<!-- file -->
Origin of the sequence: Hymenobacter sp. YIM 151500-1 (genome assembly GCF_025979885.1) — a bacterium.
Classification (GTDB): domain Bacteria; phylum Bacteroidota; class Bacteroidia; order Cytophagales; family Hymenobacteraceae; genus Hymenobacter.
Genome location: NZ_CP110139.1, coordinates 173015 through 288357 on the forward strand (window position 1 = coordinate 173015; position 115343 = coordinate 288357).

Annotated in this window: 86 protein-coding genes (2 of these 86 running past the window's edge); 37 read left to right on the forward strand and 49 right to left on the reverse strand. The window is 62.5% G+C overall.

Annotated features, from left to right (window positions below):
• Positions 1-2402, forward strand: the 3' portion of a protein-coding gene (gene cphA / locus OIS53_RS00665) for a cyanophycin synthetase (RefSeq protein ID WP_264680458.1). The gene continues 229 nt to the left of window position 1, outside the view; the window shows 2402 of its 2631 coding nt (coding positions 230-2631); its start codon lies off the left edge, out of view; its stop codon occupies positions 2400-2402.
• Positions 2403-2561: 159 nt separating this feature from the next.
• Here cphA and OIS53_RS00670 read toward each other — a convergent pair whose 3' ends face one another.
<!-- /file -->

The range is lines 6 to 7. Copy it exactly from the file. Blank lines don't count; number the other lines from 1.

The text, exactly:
• Positions 1-2402, forward strand: the 3' portion of a protein-coding gene (gene cphA / locus OIS53_RS00665) for a cyanophycin synthetase (RefSeq protein ID WP_264680458.1). The gene continues 229 nt to the left of window position 1, outside the view; the window shows 2402 of its 2631 coding nt (coding positions 230-2631); its start codon lies off the left edge, out of view; its stop codon occupies positions 2400-2402.
• Positions 2403-2561: 159 nt separating this feature from the next.